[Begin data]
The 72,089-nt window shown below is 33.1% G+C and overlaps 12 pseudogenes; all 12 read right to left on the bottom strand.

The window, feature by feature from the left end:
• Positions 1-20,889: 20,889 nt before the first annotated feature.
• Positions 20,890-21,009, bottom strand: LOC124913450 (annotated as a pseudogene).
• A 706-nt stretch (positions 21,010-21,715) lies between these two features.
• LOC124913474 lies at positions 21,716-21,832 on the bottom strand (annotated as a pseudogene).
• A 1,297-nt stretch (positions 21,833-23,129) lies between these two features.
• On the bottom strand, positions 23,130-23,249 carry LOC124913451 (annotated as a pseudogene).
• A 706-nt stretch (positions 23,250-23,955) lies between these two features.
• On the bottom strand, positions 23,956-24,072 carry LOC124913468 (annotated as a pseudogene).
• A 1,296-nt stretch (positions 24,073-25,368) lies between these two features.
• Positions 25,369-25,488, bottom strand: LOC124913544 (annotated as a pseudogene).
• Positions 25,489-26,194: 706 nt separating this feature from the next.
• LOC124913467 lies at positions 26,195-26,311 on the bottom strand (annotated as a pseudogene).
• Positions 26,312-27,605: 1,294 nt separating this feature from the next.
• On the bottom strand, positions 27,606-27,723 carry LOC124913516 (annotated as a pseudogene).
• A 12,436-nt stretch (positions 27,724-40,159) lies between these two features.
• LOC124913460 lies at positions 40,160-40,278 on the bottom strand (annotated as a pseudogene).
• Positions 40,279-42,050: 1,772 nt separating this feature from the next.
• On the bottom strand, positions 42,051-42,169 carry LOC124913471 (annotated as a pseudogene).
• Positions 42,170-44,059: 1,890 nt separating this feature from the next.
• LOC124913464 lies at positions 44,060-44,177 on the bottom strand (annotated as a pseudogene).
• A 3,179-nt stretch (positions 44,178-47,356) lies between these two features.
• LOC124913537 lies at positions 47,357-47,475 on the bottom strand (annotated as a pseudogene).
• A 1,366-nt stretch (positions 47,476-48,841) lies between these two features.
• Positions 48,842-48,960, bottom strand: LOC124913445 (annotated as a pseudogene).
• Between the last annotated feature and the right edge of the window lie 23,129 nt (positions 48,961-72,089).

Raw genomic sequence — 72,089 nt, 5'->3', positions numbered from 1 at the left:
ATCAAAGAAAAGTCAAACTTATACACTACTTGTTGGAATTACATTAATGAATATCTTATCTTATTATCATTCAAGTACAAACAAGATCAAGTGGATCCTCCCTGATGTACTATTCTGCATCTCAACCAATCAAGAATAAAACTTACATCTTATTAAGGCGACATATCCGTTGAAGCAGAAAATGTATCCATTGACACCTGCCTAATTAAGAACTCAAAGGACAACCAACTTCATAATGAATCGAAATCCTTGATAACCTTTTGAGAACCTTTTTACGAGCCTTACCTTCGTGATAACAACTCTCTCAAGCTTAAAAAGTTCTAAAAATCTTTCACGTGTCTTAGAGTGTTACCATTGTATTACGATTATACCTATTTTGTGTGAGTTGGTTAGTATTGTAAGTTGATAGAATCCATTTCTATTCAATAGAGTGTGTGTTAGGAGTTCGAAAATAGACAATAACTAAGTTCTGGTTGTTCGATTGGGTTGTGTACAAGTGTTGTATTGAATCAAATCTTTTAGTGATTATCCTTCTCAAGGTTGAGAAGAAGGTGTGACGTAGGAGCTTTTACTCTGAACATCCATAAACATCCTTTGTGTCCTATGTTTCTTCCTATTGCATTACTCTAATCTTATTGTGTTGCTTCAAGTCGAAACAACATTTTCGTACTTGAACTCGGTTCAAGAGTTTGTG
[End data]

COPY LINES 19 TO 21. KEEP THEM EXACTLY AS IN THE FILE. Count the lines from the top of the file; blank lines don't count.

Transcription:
• Positions 40,279-42,050: 1,772 nt separating this feature from the next.
• On the bottom strand, positions 42,051-42,169 carry LOC124913471 (annotated as a pseudogene).
• Positions 42,170-44,059: 1,890 nt separating this feature from the next.